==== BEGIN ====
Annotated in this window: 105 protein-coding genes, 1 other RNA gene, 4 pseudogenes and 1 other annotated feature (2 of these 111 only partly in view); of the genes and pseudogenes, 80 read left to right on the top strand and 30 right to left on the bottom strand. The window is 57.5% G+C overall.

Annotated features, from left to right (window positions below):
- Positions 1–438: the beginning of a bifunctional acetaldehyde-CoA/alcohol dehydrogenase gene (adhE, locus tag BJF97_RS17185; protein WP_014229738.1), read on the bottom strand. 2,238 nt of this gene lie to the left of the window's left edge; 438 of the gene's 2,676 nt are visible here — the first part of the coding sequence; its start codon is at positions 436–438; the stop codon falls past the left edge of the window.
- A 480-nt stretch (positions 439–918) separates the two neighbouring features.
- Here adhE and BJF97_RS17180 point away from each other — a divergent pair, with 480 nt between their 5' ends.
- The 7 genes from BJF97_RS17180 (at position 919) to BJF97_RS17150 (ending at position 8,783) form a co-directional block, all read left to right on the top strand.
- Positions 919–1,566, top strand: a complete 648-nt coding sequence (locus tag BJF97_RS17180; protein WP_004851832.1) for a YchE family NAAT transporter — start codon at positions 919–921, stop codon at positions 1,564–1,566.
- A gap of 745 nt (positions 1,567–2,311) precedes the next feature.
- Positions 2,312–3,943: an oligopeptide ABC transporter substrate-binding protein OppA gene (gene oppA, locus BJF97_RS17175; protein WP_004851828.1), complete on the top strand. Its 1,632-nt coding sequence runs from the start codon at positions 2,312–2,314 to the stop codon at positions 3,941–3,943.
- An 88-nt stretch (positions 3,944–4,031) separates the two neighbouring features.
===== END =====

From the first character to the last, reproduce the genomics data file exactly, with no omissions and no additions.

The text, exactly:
Annotated in this window: 105 protein-coding genes, 1 other RNA gene, 4 pseudogenes and 1 other annotated feature (2 of these 111 only partly in view); of the genes and pseudogenes, 80 read left to right on the top strand and 30 right to left on the bottom strand. The window is 57.5% G+C overall.

Annotated features, from left to right (window positions below):
- Positions 1–438: the beginning of a bifunctional acetaldehyde-CoA/alcohol dehydrogenase gene (adhE, locus tag BJF97_RS17185; protein WP_014229738.1), read on the bottom strand. 2,238 nt of this gene lie to the left of the window's left edge; 438 of the gene's 2,676 nt are visible here — the first part of the coding sequence; its start codon is at positions 436–438; the stop codon falls past the left edge of the window.
- A 480-nt stretch (positions 439–918) separates the two neighbouring features.
- Here adhE and BJF97_RS17180 point away from each other — a divergent pair, with 480 nt between their 5' ends.
- The 7 genes from BJF97_RS17180 (at position 919) to BJF97_RS17150 (ending at position 8,783) form a co-directional block, all read left to right on the top strand.
- Positions 919–1,566, top strand: a complete 648-nt coding sequence (locus tag BJF97_RS17180; protein WP_004851832.1) for a YchE family NAAT transporter — start codon at positions 919–921, stop codon at positions 1,564–1,566.
- A gap of 745 nt (positions 1,567–2,311) precedes the next feature.
- Positions 2,312–3,943: an oligopeptide ABC transporter substrate-binding protein OppA gene (gene oppA, locus BJF97_RS17175; protein WP_004851828.1), complete on the top strand. Its 1,632-nt coding sequence runs from the start codon at positions 2,312–2,314 to the stop codon at positions 3,941–3,943.
- An 88-nt stretch (positions 3,944–4,031) separates the two neighbouring features.